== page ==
New technologies are often caught in a bind.
Their true value only emerges once people begin to use them, but until they have a proven track record few are willing to try. Breaking out of that bind and establishing a track record requires someone with vision – who can both recognize the potential inherent in a new technology and willing to take the risk to unlock it.
That was the case with Concentrated Solar Power (CSP) in the Middle East and North Africa (MENA) region, until Morocco launched its bold program to invest in the technology. With the first phase of the 500 MW NOOR project coming on line earlier this year, the 160 MW NOOR I plant, Morocco is providing an example to the region of the value of CSP.
Learning from NOOR
It was to study the example of NOOR that government officials and energy and finance experts gathered in Casablanca, Morocco earlier this year. The aim was to share knowledge and build networks to catalyze the development of CSP in a region ideally suited to the technology due to its abundant sunshine. The conference was co-hosted by the Moroccan Agency for Solar Energy (MASEN) - in charge of leading the country’s shift to renewable energy - the Climate Investment Funds (CIF) and the World Bank Group (WBG). The CIF and the WBG have partnered around the goal of supporting the installation of 1 GW of CSP generation capacity in the region through the US$750 million Clean Technology Fund (CTF) MENA CSP Investment Plan.
One of the first lessons, delivered by the president of MASEN, Mustapha Bakkoury in his opening remarks to the conference, was that Morocco was not committed to a particular technology. Morocco was committed to breaking its dependence on imported fossil fuels and to taking action on climate change. To meet this goal, a target was set of meeting 42% of its power generating capacity needs through renewables by 2020– a figure that was raised to 52% by 2030 at last year’s climate talks in Paris, France. It was in figuring out how to meet the country’s current and future energy needs within this national plan that CSP was identified as a solution.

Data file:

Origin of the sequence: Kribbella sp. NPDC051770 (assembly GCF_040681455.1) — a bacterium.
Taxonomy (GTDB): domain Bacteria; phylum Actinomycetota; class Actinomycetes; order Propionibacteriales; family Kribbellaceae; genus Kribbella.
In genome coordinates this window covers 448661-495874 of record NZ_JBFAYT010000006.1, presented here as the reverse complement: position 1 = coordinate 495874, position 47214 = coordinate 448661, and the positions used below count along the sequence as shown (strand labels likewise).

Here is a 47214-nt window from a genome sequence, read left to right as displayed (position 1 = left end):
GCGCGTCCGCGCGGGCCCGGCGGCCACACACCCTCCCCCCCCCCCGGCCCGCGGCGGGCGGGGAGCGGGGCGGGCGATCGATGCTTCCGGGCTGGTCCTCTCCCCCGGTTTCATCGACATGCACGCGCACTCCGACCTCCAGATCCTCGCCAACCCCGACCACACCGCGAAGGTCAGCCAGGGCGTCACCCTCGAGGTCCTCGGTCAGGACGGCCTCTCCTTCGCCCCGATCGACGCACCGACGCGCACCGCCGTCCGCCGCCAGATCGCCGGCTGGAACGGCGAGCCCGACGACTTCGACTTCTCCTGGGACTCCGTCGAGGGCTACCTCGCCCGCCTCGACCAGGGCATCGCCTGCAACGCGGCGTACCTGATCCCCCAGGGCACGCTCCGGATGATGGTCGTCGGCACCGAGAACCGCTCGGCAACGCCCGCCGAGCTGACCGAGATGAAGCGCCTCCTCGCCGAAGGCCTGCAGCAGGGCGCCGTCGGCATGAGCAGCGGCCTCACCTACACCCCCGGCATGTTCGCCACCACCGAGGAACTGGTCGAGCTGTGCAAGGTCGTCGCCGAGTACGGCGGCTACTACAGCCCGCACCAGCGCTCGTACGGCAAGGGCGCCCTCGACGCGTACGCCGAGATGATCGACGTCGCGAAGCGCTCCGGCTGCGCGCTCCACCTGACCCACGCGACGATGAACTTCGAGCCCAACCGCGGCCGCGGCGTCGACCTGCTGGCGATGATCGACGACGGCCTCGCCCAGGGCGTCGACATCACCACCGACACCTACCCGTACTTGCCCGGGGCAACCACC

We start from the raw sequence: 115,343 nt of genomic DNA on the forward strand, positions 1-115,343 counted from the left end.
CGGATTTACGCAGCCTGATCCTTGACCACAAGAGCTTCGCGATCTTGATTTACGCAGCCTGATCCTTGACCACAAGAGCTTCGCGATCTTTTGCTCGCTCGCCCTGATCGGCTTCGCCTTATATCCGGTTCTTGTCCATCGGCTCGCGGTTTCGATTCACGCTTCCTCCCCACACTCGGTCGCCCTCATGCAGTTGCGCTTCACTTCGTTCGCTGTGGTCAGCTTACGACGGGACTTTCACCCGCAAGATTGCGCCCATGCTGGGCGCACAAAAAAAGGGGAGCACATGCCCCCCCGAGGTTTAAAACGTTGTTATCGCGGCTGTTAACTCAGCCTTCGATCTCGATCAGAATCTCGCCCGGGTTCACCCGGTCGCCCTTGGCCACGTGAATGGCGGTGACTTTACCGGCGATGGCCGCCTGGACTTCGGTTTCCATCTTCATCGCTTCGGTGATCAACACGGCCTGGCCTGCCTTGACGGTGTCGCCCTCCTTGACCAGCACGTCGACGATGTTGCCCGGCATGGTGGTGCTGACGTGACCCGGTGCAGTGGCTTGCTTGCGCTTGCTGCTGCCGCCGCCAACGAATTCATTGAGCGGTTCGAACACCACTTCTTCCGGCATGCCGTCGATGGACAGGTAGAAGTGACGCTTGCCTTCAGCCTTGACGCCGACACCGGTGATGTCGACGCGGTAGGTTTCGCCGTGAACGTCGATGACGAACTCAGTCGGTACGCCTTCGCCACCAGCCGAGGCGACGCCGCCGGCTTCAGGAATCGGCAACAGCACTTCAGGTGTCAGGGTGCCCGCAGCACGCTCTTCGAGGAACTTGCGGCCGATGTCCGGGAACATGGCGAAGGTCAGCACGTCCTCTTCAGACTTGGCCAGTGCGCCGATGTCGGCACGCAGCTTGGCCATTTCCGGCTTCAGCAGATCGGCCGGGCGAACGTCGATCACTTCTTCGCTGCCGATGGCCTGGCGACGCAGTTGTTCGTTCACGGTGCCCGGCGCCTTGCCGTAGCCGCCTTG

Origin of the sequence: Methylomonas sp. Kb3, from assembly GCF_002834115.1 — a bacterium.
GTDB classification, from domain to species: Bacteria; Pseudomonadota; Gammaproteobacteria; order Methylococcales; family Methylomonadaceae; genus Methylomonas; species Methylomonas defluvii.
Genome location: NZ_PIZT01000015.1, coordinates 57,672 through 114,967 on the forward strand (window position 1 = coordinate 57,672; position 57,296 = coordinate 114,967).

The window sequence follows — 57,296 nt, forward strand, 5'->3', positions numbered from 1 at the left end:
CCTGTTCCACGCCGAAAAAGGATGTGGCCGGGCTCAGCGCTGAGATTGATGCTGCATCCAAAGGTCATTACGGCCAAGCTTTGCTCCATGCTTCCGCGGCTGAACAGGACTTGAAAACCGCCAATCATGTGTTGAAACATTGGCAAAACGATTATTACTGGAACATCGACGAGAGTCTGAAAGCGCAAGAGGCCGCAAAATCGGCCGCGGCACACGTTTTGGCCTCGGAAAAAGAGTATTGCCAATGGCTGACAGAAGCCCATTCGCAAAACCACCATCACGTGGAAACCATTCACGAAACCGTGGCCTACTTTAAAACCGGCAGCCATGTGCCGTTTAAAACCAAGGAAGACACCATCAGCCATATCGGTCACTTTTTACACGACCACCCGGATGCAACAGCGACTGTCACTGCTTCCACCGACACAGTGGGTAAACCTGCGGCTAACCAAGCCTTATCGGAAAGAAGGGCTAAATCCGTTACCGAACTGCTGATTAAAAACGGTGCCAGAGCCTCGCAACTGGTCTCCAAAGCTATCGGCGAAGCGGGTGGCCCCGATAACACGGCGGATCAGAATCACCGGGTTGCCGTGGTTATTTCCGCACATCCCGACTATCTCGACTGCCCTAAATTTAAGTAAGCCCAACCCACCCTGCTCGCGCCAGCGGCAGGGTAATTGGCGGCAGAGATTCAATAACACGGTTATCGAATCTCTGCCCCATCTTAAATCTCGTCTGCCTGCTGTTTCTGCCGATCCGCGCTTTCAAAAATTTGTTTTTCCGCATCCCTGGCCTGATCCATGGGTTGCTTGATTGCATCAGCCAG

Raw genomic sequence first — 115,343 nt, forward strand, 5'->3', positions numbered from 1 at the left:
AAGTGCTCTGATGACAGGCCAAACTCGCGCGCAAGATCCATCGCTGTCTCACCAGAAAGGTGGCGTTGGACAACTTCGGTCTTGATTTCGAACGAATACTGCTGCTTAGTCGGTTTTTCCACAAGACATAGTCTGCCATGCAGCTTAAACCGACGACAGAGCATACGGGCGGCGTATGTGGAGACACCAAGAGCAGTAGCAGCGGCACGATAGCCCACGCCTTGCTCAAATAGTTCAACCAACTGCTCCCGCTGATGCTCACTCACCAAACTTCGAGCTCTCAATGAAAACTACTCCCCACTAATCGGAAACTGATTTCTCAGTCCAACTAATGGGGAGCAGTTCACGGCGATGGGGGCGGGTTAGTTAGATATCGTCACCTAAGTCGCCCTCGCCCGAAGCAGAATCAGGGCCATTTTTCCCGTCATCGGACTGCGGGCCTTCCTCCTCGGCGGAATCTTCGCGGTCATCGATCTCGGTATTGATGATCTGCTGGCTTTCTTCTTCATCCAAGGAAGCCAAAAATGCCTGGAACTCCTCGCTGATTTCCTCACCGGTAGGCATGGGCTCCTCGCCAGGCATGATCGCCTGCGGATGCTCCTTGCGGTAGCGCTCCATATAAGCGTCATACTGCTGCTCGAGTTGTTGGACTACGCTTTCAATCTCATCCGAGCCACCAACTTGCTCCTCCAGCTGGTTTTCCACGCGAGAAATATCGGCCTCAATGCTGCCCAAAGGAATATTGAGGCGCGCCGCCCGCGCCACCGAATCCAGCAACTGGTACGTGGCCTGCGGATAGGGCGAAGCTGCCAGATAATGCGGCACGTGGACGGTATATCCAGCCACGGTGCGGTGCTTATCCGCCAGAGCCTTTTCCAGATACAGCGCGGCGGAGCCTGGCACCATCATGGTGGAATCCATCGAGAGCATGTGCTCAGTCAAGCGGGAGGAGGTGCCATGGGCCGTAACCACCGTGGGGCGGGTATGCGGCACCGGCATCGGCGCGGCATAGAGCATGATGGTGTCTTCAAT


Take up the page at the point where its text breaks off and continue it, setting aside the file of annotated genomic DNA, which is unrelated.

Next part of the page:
In response to the market research that MASEN conducted, the national power utility made clear that its greatest need was in the early evening once the sun had gone down. That was when demand for electricity reached a peak. CSP, with its thermal storage, could be depended upon to meet that demand. While photovoltaic has far lower capital costs, it can only generate electricity when the sun is shining. In recognition of the true value of CSP, Morocco was ready to invest.
Another lesson was the importance of concessional financing, in the short and medium term, in meeting the greater capital costs of CSP. The CIF provided $435 million in concessional financing, which was used to leverage more than $3 billion from the World Bank Group, the African Development Bank and other European financing institutions. For the international financial institutions it was an opportunity to support the development of a new technology that could play a critical role in the global shift to renewable energy – a global public good. The investment in the technology, particularly in MENA, will make a big contribution to bringing down the cost of CSP globally. Morocco’s sunny climate and temperature will stretch subsidy dollars much further than investments in other regions. Along with contributing to the global goal of shifting away from fossil fuels through the development of renewable energy technology, for Morocco it is a way of harnessing their natural resources to meet the national goal of building their energy independence with a clean and dependable source of power.